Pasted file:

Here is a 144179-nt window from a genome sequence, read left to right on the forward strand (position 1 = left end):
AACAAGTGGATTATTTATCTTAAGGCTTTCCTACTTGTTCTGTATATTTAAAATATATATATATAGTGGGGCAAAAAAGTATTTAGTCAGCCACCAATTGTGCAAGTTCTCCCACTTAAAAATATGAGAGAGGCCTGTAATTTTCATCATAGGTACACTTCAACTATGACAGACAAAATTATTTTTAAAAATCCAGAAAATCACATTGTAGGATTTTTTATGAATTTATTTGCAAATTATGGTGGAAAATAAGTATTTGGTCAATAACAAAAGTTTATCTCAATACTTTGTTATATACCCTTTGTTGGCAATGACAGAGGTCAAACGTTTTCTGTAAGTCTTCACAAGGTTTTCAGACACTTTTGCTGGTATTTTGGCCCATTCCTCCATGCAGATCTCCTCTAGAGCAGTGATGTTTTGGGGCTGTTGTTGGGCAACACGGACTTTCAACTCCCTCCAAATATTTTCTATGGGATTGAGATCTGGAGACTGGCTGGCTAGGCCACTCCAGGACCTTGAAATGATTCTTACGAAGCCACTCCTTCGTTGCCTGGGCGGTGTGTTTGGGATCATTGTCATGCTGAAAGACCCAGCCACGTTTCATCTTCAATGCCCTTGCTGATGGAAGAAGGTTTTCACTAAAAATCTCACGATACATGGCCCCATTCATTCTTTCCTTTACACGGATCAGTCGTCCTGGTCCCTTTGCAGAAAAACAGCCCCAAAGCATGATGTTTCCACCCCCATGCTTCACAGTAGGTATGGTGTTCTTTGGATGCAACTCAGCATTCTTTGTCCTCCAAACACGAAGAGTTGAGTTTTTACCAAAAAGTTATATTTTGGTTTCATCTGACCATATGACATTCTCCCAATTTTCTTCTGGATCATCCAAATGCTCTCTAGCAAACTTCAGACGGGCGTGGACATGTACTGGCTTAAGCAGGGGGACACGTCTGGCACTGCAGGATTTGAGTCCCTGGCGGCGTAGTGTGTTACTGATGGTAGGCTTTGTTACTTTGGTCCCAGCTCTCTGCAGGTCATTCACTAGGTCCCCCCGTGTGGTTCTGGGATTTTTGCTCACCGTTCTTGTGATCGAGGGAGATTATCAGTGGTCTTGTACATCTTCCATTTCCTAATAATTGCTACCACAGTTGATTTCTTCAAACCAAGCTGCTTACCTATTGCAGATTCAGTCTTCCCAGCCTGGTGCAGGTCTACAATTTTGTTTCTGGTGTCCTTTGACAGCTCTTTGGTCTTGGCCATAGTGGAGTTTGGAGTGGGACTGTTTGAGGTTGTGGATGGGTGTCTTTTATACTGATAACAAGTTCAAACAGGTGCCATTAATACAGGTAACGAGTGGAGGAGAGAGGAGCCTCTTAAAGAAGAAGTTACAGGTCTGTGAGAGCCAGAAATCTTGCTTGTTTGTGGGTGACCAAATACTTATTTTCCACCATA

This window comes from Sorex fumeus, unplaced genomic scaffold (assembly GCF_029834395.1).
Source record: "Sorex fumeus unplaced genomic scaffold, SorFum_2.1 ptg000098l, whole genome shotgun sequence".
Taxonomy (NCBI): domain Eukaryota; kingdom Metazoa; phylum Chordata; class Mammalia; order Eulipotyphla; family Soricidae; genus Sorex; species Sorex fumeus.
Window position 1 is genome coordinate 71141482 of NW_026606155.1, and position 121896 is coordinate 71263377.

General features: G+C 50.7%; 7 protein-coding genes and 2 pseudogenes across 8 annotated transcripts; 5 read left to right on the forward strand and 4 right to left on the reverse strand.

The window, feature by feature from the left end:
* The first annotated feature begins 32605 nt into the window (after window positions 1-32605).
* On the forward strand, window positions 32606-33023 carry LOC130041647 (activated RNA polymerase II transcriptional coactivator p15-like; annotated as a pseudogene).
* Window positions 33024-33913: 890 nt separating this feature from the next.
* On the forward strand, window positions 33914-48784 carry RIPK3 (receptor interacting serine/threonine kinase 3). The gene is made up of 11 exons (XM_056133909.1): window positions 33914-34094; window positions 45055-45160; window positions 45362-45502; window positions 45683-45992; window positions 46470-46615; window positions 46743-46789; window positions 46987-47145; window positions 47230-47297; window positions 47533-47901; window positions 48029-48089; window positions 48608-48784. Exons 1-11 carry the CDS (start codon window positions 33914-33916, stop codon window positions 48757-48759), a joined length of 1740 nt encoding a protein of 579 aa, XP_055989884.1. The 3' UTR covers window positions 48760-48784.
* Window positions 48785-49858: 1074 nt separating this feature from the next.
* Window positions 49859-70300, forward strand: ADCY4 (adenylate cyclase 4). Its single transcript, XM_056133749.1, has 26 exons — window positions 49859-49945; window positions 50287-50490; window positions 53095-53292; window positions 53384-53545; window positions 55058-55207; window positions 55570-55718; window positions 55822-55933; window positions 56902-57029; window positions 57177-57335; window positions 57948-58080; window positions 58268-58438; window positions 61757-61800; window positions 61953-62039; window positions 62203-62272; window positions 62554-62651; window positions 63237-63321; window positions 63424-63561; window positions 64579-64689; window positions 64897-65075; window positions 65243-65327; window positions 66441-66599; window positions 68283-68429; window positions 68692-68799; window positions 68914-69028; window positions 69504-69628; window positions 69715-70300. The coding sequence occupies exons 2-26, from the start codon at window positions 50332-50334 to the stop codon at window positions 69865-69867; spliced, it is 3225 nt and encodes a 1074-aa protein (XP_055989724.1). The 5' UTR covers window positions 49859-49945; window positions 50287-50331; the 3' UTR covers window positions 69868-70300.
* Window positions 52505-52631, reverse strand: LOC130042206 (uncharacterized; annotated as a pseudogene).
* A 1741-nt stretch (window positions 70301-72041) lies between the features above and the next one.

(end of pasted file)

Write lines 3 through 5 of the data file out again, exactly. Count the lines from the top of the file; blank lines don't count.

This window comes from Sorex fumeus, unplaced genomic scaffold (assembly GCF_029834395.1).
Source record: "Sorex fumeus unplaced genomic scaffold, SorFum_2.1 ptg000098l, whole genome shotgun sequence".
Taxonomy (NCBI): domain Eukaryota; kingdom Metazoa; phylum Chordata; class Mammalia; order Eulipotyphla; family Soricidae; genus Sorex; species Sorex fumeus.